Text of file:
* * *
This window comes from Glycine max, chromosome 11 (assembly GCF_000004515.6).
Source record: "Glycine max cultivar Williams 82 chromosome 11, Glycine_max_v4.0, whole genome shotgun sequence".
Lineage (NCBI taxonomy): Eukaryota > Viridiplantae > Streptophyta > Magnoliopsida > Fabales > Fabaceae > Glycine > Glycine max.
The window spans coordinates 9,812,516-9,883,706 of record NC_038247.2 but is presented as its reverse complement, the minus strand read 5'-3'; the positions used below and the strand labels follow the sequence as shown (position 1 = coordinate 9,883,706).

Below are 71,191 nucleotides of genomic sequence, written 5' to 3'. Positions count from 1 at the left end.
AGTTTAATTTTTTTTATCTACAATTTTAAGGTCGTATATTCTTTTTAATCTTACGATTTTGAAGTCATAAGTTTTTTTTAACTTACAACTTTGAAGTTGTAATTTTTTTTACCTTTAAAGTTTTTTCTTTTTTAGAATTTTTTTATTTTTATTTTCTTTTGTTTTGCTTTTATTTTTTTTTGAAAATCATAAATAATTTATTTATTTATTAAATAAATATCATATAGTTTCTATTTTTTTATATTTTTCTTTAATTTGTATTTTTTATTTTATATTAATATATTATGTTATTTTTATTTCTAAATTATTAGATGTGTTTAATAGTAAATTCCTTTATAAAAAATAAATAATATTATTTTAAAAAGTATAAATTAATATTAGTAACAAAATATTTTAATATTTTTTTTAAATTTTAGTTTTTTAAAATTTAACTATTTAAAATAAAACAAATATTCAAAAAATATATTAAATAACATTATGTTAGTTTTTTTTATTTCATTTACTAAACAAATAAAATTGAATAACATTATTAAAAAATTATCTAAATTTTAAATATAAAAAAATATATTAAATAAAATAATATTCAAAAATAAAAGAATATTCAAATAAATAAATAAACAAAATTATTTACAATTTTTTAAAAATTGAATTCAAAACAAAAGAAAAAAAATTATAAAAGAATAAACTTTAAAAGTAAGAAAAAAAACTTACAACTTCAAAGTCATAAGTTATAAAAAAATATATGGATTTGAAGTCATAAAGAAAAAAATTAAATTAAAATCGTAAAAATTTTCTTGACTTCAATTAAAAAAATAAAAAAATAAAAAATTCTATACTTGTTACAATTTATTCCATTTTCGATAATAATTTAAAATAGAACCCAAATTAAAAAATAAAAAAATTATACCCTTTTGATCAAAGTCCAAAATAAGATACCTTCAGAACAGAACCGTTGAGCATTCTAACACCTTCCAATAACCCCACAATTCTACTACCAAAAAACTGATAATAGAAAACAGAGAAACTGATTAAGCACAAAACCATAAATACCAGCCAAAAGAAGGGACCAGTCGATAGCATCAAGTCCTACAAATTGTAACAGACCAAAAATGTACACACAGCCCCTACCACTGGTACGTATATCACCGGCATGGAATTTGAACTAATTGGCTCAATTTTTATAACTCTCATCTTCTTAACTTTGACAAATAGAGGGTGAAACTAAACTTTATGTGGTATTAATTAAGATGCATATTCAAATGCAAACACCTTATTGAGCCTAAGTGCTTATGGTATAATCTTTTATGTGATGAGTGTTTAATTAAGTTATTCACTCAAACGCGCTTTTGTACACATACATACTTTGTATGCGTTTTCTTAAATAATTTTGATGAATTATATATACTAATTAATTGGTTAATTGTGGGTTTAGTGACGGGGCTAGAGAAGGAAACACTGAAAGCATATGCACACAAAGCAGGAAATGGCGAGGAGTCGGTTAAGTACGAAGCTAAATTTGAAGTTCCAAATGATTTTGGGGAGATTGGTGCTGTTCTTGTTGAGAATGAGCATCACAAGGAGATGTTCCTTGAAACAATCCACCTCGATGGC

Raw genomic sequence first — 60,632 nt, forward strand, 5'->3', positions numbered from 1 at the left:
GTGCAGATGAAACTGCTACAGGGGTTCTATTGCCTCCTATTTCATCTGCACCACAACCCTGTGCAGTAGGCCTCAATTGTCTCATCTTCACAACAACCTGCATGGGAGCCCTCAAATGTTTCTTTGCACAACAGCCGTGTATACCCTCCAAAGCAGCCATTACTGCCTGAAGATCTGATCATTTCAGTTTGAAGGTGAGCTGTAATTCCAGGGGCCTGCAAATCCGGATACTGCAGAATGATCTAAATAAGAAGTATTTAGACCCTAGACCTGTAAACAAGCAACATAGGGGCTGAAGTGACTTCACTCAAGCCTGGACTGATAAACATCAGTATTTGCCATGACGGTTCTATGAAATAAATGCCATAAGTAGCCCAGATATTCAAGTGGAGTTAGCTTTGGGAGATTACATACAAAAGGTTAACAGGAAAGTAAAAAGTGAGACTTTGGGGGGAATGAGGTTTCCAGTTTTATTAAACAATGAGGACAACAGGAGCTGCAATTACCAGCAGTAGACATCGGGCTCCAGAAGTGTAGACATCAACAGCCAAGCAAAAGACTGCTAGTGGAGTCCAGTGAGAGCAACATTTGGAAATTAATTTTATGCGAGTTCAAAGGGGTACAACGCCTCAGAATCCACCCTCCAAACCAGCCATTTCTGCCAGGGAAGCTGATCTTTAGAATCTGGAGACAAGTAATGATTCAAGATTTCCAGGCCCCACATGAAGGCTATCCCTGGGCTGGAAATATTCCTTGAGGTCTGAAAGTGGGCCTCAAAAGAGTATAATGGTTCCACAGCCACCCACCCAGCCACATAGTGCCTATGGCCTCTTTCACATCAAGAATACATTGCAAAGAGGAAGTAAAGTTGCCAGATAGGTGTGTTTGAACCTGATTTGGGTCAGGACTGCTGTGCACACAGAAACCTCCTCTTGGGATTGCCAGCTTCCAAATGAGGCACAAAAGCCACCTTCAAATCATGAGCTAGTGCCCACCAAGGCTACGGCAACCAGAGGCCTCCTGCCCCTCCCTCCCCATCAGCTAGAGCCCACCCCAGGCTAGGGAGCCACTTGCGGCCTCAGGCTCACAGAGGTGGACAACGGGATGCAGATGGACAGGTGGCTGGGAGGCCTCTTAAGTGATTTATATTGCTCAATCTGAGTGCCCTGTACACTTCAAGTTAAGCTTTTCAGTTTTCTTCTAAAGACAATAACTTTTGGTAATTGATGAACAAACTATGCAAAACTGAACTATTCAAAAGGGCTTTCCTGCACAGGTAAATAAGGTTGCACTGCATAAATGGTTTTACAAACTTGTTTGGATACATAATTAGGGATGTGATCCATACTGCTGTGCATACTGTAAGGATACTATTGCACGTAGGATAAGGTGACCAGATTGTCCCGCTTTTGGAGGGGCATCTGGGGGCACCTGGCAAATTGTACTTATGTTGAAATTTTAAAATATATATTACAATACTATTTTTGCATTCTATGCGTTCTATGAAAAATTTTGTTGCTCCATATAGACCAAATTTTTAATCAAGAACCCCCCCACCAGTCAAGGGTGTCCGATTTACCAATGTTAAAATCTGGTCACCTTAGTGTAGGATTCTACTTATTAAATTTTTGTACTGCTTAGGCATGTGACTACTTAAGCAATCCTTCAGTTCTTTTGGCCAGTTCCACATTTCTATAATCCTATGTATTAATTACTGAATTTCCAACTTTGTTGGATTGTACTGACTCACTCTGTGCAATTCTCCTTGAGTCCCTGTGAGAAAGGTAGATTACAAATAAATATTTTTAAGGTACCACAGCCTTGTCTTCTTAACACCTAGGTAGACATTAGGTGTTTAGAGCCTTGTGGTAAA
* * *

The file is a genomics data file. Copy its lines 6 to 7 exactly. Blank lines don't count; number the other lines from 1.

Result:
AGTTTAATTTTTTTTATCTACAATTTTAAGGTCGTATATTCTTTTTAATCTTACGATTTTGAAGTCATAAGTTTTTTTTAACTTACAACTTTGAAGTTGTAATTTTTTTTACCTTTAAAGTTTTTTCTTTTTTAGAATTTTTTTATTTTTATTTTCTTTTGTTTTGCTTTTATTTTTTTTTGAAAATCATAAATAATTTATTTATTTATTAAATAAATATCATATAGTTTCTATTTTTTTATATTTTTCTTTAATTTGTATTTTTTATTTTATATTAATATATTATGTTATTTTTATTTCTAAATTATTAGATGTGTTTAATAGTAAATTCCTTTATAAAAAATAAATAATATTATTTTAAAAAGTATAAATTAATATTAGTAACAAAATATTTTAATATTTTTTTTAAATTTTAGTTTTTTAAAATTTAACTATTTAAAATAAAACAAATATTCAAAAAATATATTAAATAACATTATGTTAGTTTTTTTTATTTCATTTACTAAACAAATAAAATTGAATAACATTATTAAAAAATTATCTAAATTTTAAATATAAAAAAATATATTAAATAAAATAATATTCAAAAATAAAAGAATATTCAAATAAATAAATAAACAAAATTATTTACAATTTTTTAAAAATTGAATTCAAAACAAAAGAAAAAAAATTATAAAAGAATAAACTTTAAAAGTAAGAAAAAAAACTTACAACTTCAAAGTCATAAGTTATAAAAAAATATATGGATTTGAAGTCATAAAGAAAAAAATTAAATTAAAATCGTAAAAATTTTCTTGACTTCAATTAAAAAAATAAAAAAATAAAAAATTCTATACTTGTTACAATTTATTCCATTTTCGATAATAATTTAAAATAGAACCCAAATTAAAAAATAAAAAAATTATACCCTTTTGATCAAAGTCCAAAATAAGATACCTTCAGAACAGAACCGTTGAGCATTCTAACACCTTCCAATAACCCCACAATTCTACTACCAAAAAACTGATAATAGAAAACAGAGAAACTGATTAAGCACAAAACCATAAATACCAGCCAAAAGAAGGGACCAGTCGATAGCATCAAGTCCTACAAATTGTAACAGACCAAAAATGTACACACAGCCCCTACCACTGGTACGTATATCACCGGCATGGAATTTGAACTAATTGGCTCAATTTTTATAACTCTCATCTTCTTAACTTTGACAAATAGAGGGTGAAACTAAACTTTATGTGGTATTAATTAAGATGCATATTCAAATGCAAACACCTTATTGAGCCTAAGTGCTTATGGTATAATCTTTTATGTGATGAGTGTTTAATTAAGTTATTCACTCAAACGCGCTTTTGTACACATACATACTTTGTATGCGTTTTCTTAAATAATTTTGATGAATTATATATACTAATTAATTGGTTAATTGTGGGTTTAGTGACGGGGCTAGAGAAGGAAACACTGAAAGCATATGCACACAAAGCAGGAAATGGCGAGGAGTCGGTTAAGTACGAAGCTAAATTTGAAGTTCCAAATGATTTTGGGGAGATTGGTGCTGTTCTTGTTGAGAATGAGCATCACAAGGAGATGTTCCTTGAAACAATCCACCTCGATGGC

Raw genomic sequence first — 60,632 nt, forward strand, 5'->3', positions numbered from 1 at the left: